Monday, March 26, 2012

portrayal of women in sooraj barjatya's movies

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Sooraj Barjatya is a well-known filmmaker who is lauded for his ‘clean, made for the entire family’ films. He is also known for his penchant for the name ‘Prem’, which he bestows upon all his heroes. He has not only directed, but also edited and written the stories and screenplays of his four movies � ‘Maine Pyar Kiya’ (18), ‘Hum Aapke Hain Kaun..!’(14), ‘Hum Saath Saath Hain’ (1), and ‘Main Prem ki Diwani Hoon’ (00). All have been produced under his family banner, ‘Rajshri’.

‘Maine Pyar Kiya’ (MPK) is a typical story of rich boy falling in love with poor girl, facing parental opposition, at the end overcoming the opposition and living happily ever after. It stars Salman Khan and Bhagyashree.

‘Hum Aapke Hain Kaun’ (HAHK) stars Madhuri Dixit, Salman Khan and a galaxy of supporting actors. It is based on an old ‘Rajshri movie � ‘Nadiya Ke Paar’. It is about the relationship between two families that are joined by friendship and marriage. Tragedy strikes in the form of the death of the daughter-in-law, Pooja (Renuka Shahane), after which follows a saga of sacrifice. But everything gets sorted out towards the end and everyone lives happily ever after.

‘Hum Saath Saath Hain’ (HSSH) stars Tabu, Salman Khan, Karisma Kapoor, Sonali Bendre, Saif Ali Khan and Mohnish Behl. It is about a joint family whose head, that is, the father and husband believes that “the family that eats together and plays together, stays together.” This view is challenged by as assorted bunch of vengeful characters, which eventually results in a split in the family. But ultimately the family reunites and everyone lives happily ever after.

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‘Main Prem ki Diwani Hoon’ (MPKDH) stars Kareena Kapoor, Hrithik Roshan and Abhishek Bachchan. It is about a supposedly modern day girl, Sanjana (Kareena Kapoor) who wants to live life on her terms, but more often than not, it is dictated to her by her mother (Himani Shivpuri). She falls in love with a man, who is not up to her mother’s standards (read he is not rich enough). Her mother forces her to accept a proposal from a rich family. But in the end all tensions are resolved and everyone lives happily ever after.

There are many factors that are common to all four of Barjatya’s movies, which are degrading towards women.

There is always a vamp or vamps, who have nothing better to do than plot and plan against the typically ‘happy family’. In MPK, a woman called Seema, along with her uncle (Ajit Vachchani) schemes to take over the rich family’s money, by seducing the son of the family, Prem (Salman Khan). She wears only western clothes that are revealing. According to Prem’s mother (Rima), girls who wears short skirts and pants do not know how to respect elders or how to “look after the house.” Here, a woman herself is shown as being biased against other women who wear untraditional clothes. What has clothes got to do with one’s ability to respect elders? The mother probably sees such a woman as an independent thinker who would challenge her views, ideas and authority, and of course that would never do. Barjatya portrays a typical mother-in-law as wanting a daughter-in-law who would always toe her line and never answer back. That is why Rima’s character prefers the shy and cloyingly sweet Suman (Bhagyashree), who would never cross her.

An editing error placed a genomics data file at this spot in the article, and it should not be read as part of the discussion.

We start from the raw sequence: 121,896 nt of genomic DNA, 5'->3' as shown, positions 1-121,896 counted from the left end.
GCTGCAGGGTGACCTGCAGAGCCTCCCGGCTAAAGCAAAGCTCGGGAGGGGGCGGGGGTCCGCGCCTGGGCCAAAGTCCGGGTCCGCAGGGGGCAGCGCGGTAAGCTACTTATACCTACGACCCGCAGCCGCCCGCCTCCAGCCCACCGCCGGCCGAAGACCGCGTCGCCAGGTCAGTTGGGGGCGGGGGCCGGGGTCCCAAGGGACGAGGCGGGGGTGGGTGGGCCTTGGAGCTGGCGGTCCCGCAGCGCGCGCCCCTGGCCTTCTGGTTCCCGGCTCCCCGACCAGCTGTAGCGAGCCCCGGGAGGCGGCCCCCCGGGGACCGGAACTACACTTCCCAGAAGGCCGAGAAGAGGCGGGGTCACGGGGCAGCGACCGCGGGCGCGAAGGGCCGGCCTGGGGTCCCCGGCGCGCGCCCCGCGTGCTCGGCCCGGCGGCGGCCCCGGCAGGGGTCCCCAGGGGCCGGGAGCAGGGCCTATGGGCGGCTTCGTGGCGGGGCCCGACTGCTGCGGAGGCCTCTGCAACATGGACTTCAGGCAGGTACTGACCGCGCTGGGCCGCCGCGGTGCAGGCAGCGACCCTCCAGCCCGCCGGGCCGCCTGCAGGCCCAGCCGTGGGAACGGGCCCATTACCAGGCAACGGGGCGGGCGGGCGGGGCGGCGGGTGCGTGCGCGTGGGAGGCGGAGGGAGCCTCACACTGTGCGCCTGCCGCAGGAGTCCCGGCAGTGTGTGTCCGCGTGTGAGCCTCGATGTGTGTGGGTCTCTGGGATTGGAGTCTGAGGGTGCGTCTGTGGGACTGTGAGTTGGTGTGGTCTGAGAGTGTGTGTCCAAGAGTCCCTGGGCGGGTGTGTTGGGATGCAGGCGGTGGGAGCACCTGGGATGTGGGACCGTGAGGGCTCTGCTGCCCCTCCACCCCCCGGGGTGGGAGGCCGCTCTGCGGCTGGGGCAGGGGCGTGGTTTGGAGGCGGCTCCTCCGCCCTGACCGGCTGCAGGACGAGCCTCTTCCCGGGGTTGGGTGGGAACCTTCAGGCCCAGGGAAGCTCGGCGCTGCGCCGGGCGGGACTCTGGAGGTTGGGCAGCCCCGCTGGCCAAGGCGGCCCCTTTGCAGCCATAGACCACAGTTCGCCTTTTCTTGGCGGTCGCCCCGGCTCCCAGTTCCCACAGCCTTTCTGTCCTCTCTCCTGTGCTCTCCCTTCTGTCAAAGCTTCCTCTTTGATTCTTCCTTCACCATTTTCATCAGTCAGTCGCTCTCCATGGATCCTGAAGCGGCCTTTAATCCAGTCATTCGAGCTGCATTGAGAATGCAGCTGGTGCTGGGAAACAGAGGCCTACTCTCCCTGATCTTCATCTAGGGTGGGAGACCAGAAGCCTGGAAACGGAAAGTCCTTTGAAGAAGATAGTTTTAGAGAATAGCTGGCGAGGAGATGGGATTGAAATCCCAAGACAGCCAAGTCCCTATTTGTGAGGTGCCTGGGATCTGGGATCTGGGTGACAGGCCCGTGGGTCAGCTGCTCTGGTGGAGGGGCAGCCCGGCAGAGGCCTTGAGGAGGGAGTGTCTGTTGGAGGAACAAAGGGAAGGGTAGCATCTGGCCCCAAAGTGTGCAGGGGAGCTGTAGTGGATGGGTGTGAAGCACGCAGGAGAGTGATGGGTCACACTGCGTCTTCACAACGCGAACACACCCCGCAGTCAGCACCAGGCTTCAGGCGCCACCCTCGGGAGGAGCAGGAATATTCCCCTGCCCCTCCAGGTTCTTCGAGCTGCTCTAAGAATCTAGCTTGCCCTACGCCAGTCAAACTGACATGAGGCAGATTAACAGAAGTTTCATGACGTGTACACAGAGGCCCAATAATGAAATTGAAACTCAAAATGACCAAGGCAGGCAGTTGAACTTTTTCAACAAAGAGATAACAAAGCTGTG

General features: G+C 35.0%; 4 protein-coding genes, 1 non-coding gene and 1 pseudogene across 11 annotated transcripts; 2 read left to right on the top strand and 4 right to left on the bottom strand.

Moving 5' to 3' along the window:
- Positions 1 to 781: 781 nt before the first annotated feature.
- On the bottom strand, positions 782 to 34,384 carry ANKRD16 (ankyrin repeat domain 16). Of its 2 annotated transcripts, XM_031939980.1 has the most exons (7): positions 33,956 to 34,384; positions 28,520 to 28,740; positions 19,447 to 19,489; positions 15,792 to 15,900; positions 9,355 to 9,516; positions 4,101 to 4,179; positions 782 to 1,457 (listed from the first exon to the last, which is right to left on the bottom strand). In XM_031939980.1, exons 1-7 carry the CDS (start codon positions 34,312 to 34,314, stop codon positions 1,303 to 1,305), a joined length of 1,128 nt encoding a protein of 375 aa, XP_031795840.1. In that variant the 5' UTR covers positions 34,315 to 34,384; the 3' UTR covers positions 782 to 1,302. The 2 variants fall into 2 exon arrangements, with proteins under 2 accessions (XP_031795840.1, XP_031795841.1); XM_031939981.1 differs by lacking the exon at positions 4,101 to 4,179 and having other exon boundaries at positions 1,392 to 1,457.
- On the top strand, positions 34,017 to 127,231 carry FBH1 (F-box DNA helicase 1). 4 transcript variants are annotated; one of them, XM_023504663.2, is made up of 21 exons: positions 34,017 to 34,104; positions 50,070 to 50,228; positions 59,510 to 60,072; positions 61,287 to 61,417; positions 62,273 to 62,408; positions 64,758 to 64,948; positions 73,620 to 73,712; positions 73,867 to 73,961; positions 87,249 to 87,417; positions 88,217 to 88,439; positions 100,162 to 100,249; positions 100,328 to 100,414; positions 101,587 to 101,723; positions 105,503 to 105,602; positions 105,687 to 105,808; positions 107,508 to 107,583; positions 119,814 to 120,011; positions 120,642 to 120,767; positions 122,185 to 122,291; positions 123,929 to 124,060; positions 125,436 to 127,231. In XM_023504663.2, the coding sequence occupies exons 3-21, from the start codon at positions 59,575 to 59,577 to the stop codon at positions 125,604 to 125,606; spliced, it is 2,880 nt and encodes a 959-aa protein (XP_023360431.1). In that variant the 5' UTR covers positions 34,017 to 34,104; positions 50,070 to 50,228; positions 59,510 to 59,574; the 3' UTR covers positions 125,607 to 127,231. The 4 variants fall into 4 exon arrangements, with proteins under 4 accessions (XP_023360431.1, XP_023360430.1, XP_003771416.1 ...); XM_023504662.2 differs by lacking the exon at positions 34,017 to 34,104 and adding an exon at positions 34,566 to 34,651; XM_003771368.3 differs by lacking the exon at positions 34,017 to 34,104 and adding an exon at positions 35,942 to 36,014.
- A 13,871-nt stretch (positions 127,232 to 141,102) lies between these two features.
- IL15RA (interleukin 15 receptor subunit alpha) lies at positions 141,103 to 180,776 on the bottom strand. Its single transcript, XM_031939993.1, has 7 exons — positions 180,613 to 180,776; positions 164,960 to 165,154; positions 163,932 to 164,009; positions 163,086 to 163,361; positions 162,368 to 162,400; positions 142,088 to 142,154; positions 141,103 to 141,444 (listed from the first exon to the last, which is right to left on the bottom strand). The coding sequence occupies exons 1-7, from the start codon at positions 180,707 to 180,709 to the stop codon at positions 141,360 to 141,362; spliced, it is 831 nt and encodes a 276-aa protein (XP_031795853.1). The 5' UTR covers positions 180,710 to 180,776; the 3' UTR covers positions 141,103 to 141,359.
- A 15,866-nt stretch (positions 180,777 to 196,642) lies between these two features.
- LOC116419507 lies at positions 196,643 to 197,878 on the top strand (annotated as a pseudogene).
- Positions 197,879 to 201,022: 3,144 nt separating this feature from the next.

In HAHK, there is a shrewish woman played by Bindu who is only concerned with beautifying herself and is very mercenary. She is loud, in manner as well as in dress. She propagates dowry and always berates her brother for not getting his nephew, Rajesh, married to a girl of her choice, who would have got loads of jewelry and money as her dowry. The worst thing that a filmmaker could show in his or her movie is a woman propagating dowry, and this is just what Barjatya has done.

In HSSH there are not one but three vamps played by Kalpana Iyer, Kunika, and Jayshree T. they are the best friends of the mother, Mamta (Rima). It is established right at the beginning that they are ‘bad’ women because they stay up till late in the night gambling and get up late in the morning. Other than this they seem to have nothing better to do than instigate people against each other.

They instigate Mamta against her stepson, Vivek (Mohnish Behl), by saying that he will take away the rights of her biological sons (Salman Khan and Saif Ali Khan) in the family held business. It takes just about an hour to convince her that Vivek is most capable of doing something like this. She has brought him up as her own son and has obviously instilled her own values in him, while doing so; but all of a sudden she does a volte-face and kicks Vivek and his wife Sadhna (Tabu) out of the house. Mamta’s husband (Alok Nath) refuses to change his opinion and is shown as being calm and rational in difficult situations.

Here, Barjatya is trying to show that a woman’s mind is very fickle and she can be so overrun by emotions that she cannot even think straight.